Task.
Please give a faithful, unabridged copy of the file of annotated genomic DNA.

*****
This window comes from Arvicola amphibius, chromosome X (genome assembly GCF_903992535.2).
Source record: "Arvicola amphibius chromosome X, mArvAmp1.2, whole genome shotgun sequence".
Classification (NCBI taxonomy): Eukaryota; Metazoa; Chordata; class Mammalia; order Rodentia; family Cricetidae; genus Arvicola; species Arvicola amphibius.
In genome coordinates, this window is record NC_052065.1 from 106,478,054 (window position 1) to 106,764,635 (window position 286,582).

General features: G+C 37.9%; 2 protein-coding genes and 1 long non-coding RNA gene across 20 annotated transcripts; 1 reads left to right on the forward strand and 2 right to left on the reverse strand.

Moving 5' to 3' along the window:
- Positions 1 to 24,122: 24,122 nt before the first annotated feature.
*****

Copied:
This window comes from Arvicola amphibius, chromosome X (genome assembly GCF_903992535.2).
Source record: "Arvicola amphibius chromosome X, mArvAmp1.2, whole genome shotgun sequence".
Classification (NCBI taxonomy): Eukaryota; Metazoa; Chordata; class Mammalia; order Rodentia; family Cricetidae; genus Arvicola; species Arvicola amphibius.
In genome coordinates, this window is record NC_052065.1 from 106,478,054 (window position 1) to 106,764,635 (window position 286,582).

General features: G+C 37.9%; 2 protein-coding genes and 1 long non-coding RNA gene across 20 annotated transcripts; 1 reads left to right on the forward strand and 2 right to left on the reverse strand.

Moving 5' to 3' along the window:
- Positions 1 to 24,122: 24,122 nt before the first annotated feature.